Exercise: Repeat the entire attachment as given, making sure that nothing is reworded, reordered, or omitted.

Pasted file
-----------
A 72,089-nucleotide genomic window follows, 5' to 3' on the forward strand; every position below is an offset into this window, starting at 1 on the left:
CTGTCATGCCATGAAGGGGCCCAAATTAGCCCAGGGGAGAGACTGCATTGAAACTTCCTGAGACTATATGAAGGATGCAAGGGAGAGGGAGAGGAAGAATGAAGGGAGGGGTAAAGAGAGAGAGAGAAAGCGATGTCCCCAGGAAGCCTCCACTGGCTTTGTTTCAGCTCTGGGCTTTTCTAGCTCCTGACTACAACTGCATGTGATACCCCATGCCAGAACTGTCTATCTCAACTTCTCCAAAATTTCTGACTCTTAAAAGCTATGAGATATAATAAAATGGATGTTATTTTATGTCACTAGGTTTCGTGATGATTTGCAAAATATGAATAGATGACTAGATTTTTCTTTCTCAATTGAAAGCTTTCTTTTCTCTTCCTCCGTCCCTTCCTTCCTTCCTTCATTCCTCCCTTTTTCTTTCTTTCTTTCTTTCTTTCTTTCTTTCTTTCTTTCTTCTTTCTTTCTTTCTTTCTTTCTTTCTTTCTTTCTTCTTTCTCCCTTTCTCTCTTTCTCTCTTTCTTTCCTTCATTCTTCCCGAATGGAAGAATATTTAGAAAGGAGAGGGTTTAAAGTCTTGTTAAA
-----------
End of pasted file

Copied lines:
A 72,089-nucleotide genomic window follows, 5' to 3' on the forward strand; every position below is an offset into this window, starting at 1 on the left:
CTGTCATGCCATGAAGGGGCCCAAATTAGCCCAGGGGAGAGACTGCATTGAAACTTCCTGAGACTATATGAAGGATGCAAGGGAGAGGGAGAGGAAGAATGAAGGGAGGGGTAAAGAGAGAGAGAGAAAGCGATGTCCCCAGGAAGCCTCCACTGGCTTTGTTTCAGCTCTGGGCTTTTCTAGCTCCTGACTACAACTGCATGTGATACCCCATGCCAGAACTGTCTATCTCAACTTCTCCAAAATTTCTGACTCTTAAAAGCTATGAGATATAATAAAATGGATGTTATTTTATGTCACTAGGTTTCGTGATGATTTGCAAAATATGAATAGATGACTAGATTTTTCTTTCTCAATTGAAAGCTTTCTTTTCTCTTCCTCCGTCCCTTCCTTCCTTCCTTCATTCCTCCCTTTTTCTTTCTTTCTTTCTTTCTTTCTTTCTTTCTTTCTTTCTTCTTTCTTTCTTTCTTTCTTTCTTTCTTTCTTTCTTCTTTCTCCCTTTCTCTCTTTCTCTCTTTCTTTCCTTCATTCTTCCCGAATGGAAGAATATTTAGAAAGGAGAGGGTTTAAAGTCTTGTTAAA